Place the flat lids in the small pot with water. These will be heated when you make the jam and before placing them on the containers.
Now, wash off the strawberries and place the clean ones in a colander. I sit at the kitchen table to hull and cut the strawberries up. I place the clean berries in the colander and use the empty saucepan where I plan to cook the jam for my hulled and cut berries.
To prepare the strawberries:
Now place the sauce pan full of berries over the stove and heat gently. While the berries are heating, use your potato masher to mash them up good. Make sure they are all smushy and smashed!
Add the lemon juice and continue smashing.
Turn the heat on HIGH on the burner to bring the mix to a boil.
Now, stir in the pectin, one tablespoon at a time, stirring until the liquid comes to a full boil. Once it boils, stir in the sugar all at once, and keep stirring. You may need a potholder on your hand because the spoon becomes hot.
Bring the mix to a hard, rolling boil such that you can’t stir it down – it keeps boiling. Boil for one full minute, stirring constantly.
Warm up the jar lids now in the water. Just turn on the heat on low and let them get warm. There is no need to boil them.
Turn off the heat. Carefully remove the jars from the water bath canner, tipping the water back into the canner. Place the empty jars on the board. Use your funnel and ladle the jam liquid into each jar. Skim the foam off the jam mix before spooning it into the jars if there’s a lot of it.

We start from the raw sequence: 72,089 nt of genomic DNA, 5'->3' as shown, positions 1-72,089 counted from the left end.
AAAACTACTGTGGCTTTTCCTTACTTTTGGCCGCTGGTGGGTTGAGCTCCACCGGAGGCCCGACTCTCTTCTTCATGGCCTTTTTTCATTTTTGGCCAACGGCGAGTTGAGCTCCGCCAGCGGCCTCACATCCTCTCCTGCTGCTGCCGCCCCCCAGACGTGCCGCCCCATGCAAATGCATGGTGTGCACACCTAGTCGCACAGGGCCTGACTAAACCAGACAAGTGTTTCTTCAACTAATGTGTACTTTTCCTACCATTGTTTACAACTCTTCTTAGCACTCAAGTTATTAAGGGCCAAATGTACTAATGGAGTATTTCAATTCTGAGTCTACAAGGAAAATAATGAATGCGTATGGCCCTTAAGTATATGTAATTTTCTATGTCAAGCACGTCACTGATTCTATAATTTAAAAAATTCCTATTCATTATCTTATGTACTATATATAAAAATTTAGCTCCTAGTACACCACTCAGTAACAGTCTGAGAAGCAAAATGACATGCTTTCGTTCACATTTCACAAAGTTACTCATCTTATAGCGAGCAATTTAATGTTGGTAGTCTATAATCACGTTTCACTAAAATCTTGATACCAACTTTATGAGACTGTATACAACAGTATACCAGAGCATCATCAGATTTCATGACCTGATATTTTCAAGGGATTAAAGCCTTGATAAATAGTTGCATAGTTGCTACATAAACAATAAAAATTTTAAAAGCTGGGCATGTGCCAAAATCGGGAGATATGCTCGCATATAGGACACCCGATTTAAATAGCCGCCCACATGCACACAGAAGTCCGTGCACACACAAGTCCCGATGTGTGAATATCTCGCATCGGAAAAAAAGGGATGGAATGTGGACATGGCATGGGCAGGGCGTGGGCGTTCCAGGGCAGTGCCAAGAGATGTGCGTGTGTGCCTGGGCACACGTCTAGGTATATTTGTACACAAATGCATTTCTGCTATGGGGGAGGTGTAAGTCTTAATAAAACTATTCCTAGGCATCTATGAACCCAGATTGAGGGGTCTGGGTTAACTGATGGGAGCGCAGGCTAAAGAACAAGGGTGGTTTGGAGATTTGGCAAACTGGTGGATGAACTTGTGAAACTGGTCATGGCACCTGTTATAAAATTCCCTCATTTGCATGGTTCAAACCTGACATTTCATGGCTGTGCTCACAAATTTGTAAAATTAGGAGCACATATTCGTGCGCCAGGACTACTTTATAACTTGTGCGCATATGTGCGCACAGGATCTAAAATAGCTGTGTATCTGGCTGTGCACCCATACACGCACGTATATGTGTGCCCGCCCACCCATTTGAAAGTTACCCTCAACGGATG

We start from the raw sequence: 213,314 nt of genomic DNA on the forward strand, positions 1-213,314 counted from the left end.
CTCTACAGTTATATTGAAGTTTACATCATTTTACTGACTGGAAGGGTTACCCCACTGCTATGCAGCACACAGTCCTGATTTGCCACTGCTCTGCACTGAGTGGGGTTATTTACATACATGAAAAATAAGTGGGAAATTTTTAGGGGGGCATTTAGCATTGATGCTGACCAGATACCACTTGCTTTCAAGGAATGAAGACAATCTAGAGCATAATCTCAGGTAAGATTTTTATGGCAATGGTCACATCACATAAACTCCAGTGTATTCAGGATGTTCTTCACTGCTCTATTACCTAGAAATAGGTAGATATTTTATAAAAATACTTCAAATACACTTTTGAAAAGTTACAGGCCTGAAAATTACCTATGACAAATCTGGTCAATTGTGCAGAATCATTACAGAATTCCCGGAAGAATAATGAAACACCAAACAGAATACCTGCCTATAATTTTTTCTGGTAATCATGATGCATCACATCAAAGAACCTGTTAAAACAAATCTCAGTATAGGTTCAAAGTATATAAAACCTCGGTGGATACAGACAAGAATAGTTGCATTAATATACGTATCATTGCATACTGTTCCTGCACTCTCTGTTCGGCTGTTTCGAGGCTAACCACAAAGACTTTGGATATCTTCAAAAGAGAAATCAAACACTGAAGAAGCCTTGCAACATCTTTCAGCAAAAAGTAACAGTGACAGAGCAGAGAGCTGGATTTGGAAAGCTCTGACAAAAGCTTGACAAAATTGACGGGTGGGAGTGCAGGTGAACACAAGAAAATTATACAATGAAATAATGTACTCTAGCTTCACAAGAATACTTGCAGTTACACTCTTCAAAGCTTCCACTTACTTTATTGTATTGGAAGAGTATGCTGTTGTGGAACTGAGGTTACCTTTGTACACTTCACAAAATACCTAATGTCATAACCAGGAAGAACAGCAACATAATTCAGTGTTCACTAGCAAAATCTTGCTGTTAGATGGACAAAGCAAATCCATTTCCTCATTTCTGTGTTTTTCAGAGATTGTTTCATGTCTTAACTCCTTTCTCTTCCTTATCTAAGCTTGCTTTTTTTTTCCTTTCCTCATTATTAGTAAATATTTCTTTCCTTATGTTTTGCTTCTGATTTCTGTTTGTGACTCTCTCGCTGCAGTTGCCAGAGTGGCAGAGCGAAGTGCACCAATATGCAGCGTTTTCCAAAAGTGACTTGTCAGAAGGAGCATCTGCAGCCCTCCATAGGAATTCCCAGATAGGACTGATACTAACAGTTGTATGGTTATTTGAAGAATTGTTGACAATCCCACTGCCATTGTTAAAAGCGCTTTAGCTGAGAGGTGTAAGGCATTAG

Leave 1/2 inch of space between the top of the jam and the top of the lid.
When each jar is full, use a damp paper towel and wipe off any spilled jam from the jars. Use your magnetic lid lifter tool to lift out each warmed jar lid onto each clean rim of the filled half pint jar.
Screw the screw band lid onto the jar by hand. You don’t need them super tight; just as tight as you can naturally make them.
Place each filled jar with the lid screwed on back into the hot water bath canner. When all the jars are in the water, put the lid on the canning pot and raise the temperature until the water boils.
Process the batch of jam jars for 10 minutes. After 10 minutes, remove the lid, let the pot sit for 10 minutes before removing each jar carefully, using a jar lifter tool. Let them cool on a board for 24 hours. Label, date and enjoy!
Make sure your jars are sealed. In the center of the metal lid is a button that’s pushed up when you place it on the jars. When the jars seal, the change in pressure pushes the button IN and the jar makes a hissing or PINGing sound.
If you are in doubt about whether a jar has sealed properly or not, put it in the fridge and enjoy it within two weeks of creating your strawberry jam batch.
For more information about canning, speak with your local Cooperative Extension office. My favorite resource for canning in the Ball Book of Home Preserving and I highly recommend it. This is the book that I used to teach myself how to make jams, jellies, and can vegetables. You can, too.
Have you ever looked at your herb garden and wondered what you would do with all of that parsley?
Aside from feeding these guys: (Eastern swallowtail butterfly caterpillar)